I finally got around to porting the code to Linux-based OS, tested on Ubuntu 20.04. The latest source can be found on github: https://github.com/SerbanL/Boris2, which contains full instructions on compiling from source using a makefile. Both the CPU and GPU computational routines have been ported, but the graphical console available in the Windows compilation has not been ported yet for Linux. The reason for this, initially I’ve written the graphical interface using DirectX11 calls, so the plan is at some point in the near future to rewrite this into a portable graphical interface with SFML. For now however only a basic text console is available for Linux (this was initially intended just for debugging purposes as it’s really just the graphical console text output with all the text formatting specifiers stripped out), but the code is fully functional on Linux and can be conveniently controlled using Python scripts.
I’ve run a quick benchmarking test to compare performance for CPU and GPU computations in Windows and Linux (Ubuntu). On Windows the code was compiled with MSVC compiler, whilst on Ubuntu the code was compiled with g++. The results are shown in the figure below. You can download the python script and simulation file used to generate this – see links at the end.
The results for GPU computations are very close, with the Linux version running slightly faster especially for small problem sizes. The results for CPU computations are close for medium to large problem sizes, but slightly surprising for small problem sizes as I didn’t expect to see almost any difference (after all g++ and MSVC are both top notch compilers and can produce highly optimized code – I don’t expect the operating system makes much difference in terms of performance). The code runs slower on Linux for small problem sizes on the CPU, which is due to sub-optimal CPU usage. I didn’t investigate this thoroughly yet, but on first look this seems to be due to different FFTW3 performance on Linux and Windows (with demag field disabled benchmarking results are nearly identical). It could be the FFTW3 installation on Linux needs some tweaking to run as efficiently as possible so I’ll be looking into this.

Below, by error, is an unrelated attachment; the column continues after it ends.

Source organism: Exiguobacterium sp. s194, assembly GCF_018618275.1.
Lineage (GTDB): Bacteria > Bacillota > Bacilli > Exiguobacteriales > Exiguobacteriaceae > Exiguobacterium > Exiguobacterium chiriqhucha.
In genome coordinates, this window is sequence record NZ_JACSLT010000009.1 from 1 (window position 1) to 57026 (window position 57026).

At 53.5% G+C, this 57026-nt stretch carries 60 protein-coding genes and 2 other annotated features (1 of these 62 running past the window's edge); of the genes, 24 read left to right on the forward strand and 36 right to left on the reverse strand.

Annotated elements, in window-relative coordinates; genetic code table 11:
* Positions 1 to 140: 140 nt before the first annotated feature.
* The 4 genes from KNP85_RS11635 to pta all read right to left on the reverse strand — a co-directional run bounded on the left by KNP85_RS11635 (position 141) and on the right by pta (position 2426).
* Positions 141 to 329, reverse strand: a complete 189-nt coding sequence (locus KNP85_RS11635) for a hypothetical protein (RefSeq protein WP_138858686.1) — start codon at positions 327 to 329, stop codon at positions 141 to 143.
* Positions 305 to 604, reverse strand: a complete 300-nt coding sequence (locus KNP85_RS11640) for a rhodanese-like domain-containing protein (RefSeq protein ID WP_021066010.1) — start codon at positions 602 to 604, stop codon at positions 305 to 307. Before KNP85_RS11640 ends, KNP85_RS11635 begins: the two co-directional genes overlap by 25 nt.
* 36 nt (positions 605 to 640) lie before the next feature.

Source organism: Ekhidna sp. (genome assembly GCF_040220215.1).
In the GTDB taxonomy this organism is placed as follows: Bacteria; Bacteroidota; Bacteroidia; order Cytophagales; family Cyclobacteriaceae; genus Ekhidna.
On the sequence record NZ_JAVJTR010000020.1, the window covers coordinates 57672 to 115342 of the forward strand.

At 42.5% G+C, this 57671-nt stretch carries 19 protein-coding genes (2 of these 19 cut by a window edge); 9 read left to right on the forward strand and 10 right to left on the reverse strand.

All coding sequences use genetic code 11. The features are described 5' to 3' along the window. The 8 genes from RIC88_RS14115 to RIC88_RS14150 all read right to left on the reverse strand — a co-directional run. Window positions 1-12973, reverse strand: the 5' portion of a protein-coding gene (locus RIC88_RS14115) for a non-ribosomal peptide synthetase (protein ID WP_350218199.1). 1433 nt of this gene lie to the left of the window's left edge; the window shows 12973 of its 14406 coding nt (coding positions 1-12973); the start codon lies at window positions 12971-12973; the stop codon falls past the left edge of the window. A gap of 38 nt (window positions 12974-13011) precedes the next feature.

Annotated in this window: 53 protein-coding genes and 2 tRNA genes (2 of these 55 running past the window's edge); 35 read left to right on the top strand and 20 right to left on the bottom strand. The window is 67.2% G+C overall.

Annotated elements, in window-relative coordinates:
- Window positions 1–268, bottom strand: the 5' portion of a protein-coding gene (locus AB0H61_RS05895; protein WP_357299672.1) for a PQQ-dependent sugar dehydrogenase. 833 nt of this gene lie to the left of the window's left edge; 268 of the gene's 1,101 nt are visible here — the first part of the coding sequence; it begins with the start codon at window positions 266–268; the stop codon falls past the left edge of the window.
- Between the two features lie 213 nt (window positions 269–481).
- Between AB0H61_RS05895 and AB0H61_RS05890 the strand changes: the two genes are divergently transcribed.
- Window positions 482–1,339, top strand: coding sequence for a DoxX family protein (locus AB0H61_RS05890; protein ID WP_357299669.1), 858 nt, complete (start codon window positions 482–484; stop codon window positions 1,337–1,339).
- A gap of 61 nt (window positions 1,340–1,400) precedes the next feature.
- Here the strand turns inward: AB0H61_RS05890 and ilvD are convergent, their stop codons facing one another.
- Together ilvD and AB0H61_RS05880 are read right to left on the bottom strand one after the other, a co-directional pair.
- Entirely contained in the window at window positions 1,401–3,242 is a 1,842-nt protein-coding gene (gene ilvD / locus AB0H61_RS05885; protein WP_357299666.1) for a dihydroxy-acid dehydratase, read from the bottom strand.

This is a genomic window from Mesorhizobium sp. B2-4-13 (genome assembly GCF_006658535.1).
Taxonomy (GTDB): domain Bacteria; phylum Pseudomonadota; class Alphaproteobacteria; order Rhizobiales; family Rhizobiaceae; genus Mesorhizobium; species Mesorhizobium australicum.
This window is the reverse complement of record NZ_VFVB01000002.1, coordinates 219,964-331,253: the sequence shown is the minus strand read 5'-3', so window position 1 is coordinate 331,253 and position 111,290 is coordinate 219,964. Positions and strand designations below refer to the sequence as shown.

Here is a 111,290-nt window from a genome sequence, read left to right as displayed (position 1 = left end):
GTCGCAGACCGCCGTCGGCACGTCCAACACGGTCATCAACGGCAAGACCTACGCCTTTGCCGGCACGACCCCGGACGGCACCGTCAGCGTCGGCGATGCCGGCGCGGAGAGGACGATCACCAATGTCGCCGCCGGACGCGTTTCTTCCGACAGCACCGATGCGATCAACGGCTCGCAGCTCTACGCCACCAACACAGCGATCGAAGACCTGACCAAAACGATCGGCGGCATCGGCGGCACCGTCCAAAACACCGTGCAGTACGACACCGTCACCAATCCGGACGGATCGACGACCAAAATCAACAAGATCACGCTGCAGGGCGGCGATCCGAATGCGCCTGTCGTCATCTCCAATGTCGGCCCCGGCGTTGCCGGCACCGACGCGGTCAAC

The code version is 2.8 gamma. I need to update the manual and examples, and run an exhaustive testing cycle, but after this I’ll release v2.8, and this will finally be followed by a dedicated publication on Boris before I do any more development.
Python script and simulation file used for benchmarking (download, unzip, and run the bench.py script – this needs the bench.bsm simulation file and NetSocks.py module included):